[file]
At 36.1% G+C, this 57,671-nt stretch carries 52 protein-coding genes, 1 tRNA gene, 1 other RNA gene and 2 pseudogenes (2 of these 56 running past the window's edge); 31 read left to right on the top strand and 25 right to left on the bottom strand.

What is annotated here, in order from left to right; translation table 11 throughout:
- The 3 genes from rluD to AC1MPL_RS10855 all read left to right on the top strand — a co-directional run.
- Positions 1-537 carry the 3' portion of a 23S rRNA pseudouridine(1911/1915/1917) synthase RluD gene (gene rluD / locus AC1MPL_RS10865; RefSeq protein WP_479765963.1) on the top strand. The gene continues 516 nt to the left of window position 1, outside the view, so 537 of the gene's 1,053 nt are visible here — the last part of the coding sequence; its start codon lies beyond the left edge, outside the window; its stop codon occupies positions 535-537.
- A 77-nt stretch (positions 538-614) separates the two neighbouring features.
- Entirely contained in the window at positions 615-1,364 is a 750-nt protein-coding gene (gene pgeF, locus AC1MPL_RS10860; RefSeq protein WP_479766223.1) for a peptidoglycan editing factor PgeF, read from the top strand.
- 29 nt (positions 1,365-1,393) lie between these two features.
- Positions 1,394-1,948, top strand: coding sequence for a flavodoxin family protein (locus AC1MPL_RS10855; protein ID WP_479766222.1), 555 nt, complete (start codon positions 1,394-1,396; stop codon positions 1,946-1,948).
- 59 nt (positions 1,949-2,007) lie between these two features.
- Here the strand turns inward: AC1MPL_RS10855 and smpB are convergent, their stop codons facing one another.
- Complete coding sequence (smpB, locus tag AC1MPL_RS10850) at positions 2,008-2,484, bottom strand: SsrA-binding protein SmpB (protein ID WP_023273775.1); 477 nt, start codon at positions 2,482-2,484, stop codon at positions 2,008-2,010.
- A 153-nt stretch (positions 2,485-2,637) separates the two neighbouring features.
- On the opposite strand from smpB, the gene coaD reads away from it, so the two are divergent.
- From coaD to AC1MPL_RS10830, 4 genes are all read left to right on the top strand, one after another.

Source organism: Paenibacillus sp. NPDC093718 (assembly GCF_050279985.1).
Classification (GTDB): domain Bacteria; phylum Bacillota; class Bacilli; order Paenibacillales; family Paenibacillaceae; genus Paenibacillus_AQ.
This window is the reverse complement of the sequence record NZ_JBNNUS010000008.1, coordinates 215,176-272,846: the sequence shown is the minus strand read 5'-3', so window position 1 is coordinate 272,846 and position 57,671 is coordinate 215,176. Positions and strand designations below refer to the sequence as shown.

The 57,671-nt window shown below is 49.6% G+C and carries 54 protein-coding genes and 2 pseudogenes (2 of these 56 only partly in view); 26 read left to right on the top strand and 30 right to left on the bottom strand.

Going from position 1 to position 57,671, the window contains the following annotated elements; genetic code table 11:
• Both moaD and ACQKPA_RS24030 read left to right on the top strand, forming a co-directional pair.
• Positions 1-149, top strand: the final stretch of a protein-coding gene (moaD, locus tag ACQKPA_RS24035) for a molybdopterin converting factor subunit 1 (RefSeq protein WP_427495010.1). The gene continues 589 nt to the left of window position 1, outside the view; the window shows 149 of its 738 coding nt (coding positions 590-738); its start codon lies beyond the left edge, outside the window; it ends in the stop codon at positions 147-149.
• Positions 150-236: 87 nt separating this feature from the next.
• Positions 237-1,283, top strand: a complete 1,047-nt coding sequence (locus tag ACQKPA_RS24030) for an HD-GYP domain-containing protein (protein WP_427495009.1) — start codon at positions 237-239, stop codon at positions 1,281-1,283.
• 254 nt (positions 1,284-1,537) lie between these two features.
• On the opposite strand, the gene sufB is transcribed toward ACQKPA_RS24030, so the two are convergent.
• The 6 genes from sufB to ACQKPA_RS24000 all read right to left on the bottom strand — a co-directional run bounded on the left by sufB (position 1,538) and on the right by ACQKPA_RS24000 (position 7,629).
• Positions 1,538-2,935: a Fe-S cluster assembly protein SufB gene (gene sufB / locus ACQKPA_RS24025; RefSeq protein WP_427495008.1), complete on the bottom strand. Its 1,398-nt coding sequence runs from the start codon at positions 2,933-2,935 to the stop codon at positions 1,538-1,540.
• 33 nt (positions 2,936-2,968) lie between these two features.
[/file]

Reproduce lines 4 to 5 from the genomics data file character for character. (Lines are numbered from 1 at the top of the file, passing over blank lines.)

- Positions 1-537 carry the 3' portion of a 23S rRNA pseudouridine(1911/1915/1917) synthase RluD gene (gene rluD / locus AC1MPL_RS10865; RefSeq protein WP_479765963.1) on the top strand. The gene continues 516 nt to the left of window position 1, outside the view, so 537 of the gene's 1,053 nt are visible here — the last part of the coding sequence; its start codon lies beyond the left edge, outside the window; its stop codon occupies positions 535-537.
- A 77-nt stretch (positions 538-614) separates the two neighbouring features.